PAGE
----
I am no Zuma-in-particular-hater. I think the destruction wrought by the policies of Ebrahim Patel and Rob Davies, or the lives lost due to the arrogant indifference of Bheki Cele, far outweigh Jacob Zuma’s dalliance with the Guptas or the pocket change he stole for Nkandla.
But President Cyril Ramaphosa, the “great reformer” who promised to take on corruption, has once more shown that even the most conservative optimism about his ascendancy to and maintenance of the ANC presidency in 2018 and 2022, was misplaced.
Ramaphosa has in effect granted Zuma clemency after years of litigation, costing untold court hours and expensive lawyers for watchdogs and other NGOs trying to bring about something resembling the rule of law in SA.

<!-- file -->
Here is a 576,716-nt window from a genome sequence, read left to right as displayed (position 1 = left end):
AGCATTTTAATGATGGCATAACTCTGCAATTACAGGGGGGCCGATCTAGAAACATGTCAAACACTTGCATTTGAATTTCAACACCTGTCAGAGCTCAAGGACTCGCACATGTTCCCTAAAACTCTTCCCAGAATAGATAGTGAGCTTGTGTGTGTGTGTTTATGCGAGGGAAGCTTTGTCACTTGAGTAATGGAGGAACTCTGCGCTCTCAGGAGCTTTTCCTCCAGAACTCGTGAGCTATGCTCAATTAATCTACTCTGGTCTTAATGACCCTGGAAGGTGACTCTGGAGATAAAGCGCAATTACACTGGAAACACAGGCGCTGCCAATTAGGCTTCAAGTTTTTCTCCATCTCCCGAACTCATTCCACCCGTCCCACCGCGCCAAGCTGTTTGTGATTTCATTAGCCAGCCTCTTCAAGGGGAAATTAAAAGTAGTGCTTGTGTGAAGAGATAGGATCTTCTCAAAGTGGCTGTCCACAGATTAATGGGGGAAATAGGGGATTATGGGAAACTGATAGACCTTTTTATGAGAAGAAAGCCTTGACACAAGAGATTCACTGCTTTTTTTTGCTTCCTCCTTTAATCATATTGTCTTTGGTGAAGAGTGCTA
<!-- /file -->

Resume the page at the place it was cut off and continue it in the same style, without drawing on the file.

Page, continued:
Enabling and acquiescing to corruption is the least of Ramaphosa’s sins. He has thus far presided over some of SA’s toughest economic hardships, all caused by the policies he and his cabinet have championed: threats of property confiscation, the nationalisation of private healthcare, and strict, growth-busting racial regimentation.
I don’t want to beat a dead horse. Most South Africans have known for some time that Ramaphosa is not the great saviour he was made out to be in 2018. But there are some holdouts who continue to give him the benefit of the doubt.
One can only hope that the book on Ramaphosa and any notion of reform from within the governing coalition will now be closed. Change will only come to SA when South Africans declare, at the ballot box and during public participation on new policies, that enough is enough, and demand the necessary transformation towards free markets and limited government.
Martin van Staden
Free Market Foundation
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